Monday, October 27, 2008


This is the first post that takes a suggestion from a reader (thanks, StephanieG!) to further extend the realm of ignorance in order to combat it. Luckily, my ignorance probably matches anyone's who posts here, so I can treat your ignorance as my own!

Today's word is "Hibernian". Our commenter confesses to thinking the word is an Irish word, but has recenly discovered that it's the name of a Scottish football team. I am guessing that it is a Celtic word, with a meaning in both languages. My own associations to the word are curiously financial, as my only point of reference is the "Hibernian National Bank." And I am intrigued by the possible connection to the word 'hibernate'. I will even guess that it all somehow relates to the Latin word for winter, which I believe is something along the lines of 'hiver'. So lets see where I went astray...

So Wikipedia has it that "Hibernia" is the Roman name for Ireland. Apparently, this is some sort of dubious translation from the Greek word for Ireland "Iouernia" with overtones of the Latin word hibernus, meaning 'wintry'. I am sorry to say that Hibernia and Iouernia do not sound similar enough to be cognates unless you are extremely hard of hearing...Perhaps someone would like to stake their doctoral thesis on the idea that the Romans were slightly deaf. Or at least deaf to the sound of Greek words.

It's interesting that Ioernia and Eire do have a similar sound.

This leaves the problem of the fact that, to American ears, "Hiberian" has vaguely Scottish connotations. But it turns out that the Romans were as confused as we are about this. "Scotia eadem et Hibernia", as Isidore of Seville would have it, means "Scotland and Ireland are the same country". Is this a condescending blurring by the conquering class, or is it in fact an identity?

I don't know, but it's worth pondering.

Wednesday, October 22, 2008

And M is also for....

I know, I know--it gets repetitious after awhile. I can't help it if it's only the M words that have it in for me.

Today's word is maunder. I once again found myself writing someone whom I did not particularly want to appear an idiot in front of, and said that I had been 'maundering around', but had to catch myself, because I did not know for sure that I was saying what I thought I was saying.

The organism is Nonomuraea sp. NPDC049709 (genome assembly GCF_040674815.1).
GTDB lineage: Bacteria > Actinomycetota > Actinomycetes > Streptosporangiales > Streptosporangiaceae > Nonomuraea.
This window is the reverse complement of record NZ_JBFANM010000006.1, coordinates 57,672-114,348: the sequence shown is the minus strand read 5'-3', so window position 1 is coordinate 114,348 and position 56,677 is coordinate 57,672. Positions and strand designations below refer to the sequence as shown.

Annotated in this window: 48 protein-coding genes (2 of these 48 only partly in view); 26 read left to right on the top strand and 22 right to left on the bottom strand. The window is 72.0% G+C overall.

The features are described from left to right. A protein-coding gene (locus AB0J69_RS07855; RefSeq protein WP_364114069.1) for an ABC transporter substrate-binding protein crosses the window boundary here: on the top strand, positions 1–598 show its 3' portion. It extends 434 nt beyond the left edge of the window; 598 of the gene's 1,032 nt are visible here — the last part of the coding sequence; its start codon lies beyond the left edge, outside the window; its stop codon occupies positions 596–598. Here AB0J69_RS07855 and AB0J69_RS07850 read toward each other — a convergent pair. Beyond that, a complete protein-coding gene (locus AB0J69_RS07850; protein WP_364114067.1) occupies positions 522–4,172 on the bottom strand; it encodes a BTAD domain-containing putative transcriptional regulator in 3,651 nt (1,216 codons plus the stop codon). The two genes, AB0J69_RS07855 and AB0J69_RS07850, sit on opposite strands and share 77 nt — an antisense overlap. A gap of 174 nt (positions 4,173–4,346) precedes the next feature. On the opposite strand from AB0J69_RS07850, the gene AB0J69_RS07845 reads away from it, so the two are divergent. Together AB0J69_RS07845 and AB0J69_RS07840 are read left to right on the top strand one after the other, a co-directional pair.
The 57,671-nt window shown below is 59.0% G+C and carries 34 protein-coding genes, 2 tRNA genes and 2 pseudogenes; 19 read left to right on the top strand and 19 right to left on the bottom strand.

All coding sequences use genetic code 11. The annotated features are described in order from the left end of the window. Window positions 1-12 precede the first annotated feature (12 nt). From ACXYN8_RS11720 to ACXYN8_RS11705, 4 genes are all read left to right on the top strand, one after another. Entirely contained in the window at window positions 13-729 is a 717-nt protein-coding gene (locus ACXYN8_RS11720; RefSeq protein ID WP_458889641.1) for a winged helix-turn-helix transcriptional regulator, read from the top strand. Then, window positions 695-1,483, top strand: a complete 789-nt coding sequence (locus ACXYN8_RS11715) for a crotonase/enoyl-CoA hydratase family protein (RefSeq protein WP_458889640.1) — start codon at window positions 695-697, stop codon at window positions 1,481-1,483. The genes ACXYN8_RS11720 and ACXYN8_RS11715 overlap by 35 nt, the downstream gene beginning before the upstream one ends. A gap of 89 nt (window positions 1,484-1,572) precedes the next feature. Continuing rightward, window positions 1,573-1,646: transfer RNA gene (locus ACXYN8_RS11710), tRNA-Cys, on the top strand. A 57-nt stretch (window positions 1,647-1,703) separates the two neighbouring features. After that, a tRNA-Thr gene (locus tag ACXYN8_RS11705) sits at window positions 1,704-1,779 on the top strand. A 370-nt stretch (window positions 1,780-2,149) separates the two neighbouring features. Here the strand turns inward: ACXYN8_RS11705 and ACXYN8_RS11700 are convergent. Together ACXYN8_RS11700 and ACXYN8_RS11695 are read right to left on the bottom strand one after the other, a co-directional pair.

I had to look it up before I posted this blog, so I can say straight out that I was more or less right. It means to move, talk or act aimlessly, which was the impression I was aiming for. However, the surprise for me was the connection, not certain, with the word "meander". It's not proven, but it makes perfect sense, and it seems to be one of several instances I've encountered where one word splits between the conventional version and its dialectic variant and then takes two separate paths. This seems to give the word more room to spread out and fulfill itself. I can hear the relation of maunder and meander, and I know one has pleasant connotations and one more negative. But at least in my mind, they are both really describing the same sort of activity.

Friday, October 10, 2008

M is for...

Okay, let's forget for the moment all the countries beginning with M that I don't know anything about--Mali and Mauritania, I'm looking at you. There is a word beginning with m that has been much in the news lately, a word thrown about in that cavalier fashion that is so characteristic of words that appear on this blog. It has to do with the presidential election and will be heard far more in Republican speeches than Democratic ones. Got it? Give up?

The word is 'maverick', of course. Now I think we all think we know what this word means. Trailblazer, or something to that effect. I think of that early television show of the same name, and am sure it was intended in a positive light, and that the McCain/Palin ticket are attempting to draw of sort of reflected aura from it by using it every chance they get.

So I know how to use the word in the common parlance. But is a maverick a positive characterization as originally used? My understanding of the word, probably hideously wrong, is that it refers to a steer who wanders away from the herd. Not necessarily a good thing from the cowhand's point of view. But let's find out the definition before I wax philosophical...